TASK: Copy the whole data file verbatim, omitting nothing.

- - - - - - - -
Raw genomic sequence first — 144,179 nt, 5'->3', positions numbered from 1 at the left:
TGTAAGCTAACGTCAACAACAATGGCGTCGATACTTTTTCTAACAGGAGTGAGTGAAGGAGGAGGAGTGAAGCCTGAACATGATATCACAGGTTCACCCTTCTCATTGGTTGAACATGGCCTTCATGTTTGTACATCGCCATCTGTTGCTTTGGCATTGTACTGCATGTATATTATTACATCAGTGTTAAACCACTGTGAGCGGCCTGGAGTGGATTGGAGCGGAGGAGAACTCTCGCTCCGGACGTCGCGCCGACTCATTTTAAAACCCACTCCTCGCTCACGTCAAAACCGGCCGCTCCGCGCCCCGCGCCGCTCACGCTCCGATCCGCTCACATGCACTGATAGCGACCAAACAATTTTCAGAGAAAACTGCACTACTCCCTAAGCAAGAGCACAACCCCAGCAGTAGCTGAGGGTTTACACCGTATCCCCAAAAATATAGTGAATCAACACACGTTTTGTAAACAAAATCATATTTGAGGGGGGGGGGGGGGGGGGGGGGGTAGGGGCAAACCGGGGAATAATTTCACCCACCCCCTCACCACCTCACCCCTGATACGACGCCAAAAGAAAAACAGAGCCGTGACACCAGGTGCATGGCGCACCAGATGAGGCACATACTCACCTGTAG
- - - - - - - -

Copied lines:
Raw genomic sequence first — 144,179 nt, 5'->3', positions numbered from 1 at the left:
TGTAAGCTAACGTCAACAACAATGGCGTCGATACTTTTTCTAACAGGAGTGAGTGAAGGAGGAGGAGTGAAGCCTGAACATGATATCACAGGTTCACCCTTCTCATTGGTTGAACATGGCCTTCATGTTTGTACATCGCCATCTGTTGCTTTGGCATTGTACTGCATGTATATTATTACATCAGTGTTAAACCACTGTGAGCGGCCTGGAGTGGATTGGAGCGGAGGAGAACTCTCGCTCCGGACGTCGCGCCGACTCATTTTAAAACCCACTCCTCGCTCACGTCAAAACCGGCCGCTCCGCGCCCCGCGCCGCTCACGCTCCGATCCGCTCACATGCACTGATAGCGACCAAACAATTTTCAGAGAAAACTGCACTACTCCCTAAGCAAGAGCACAACCCCAGCAGTAGCTGAGGGTTTACACCGTATCCCCAAAAATATAGTGAATCAACACACGTTTTGTAAACAAAATCATATTTGAGGGGGGGGGGGGGGGGGGGGGGGTAGGGGCAAACCGGGGAATAATTTCACCCACCCCCTCACCACCTCACCCCTGATACGACGCCAAAAGAAAAACAGAGCCGTGACACCAGGTGCATGGCGCACCAGATGAGGCACATACTCACCTGTAG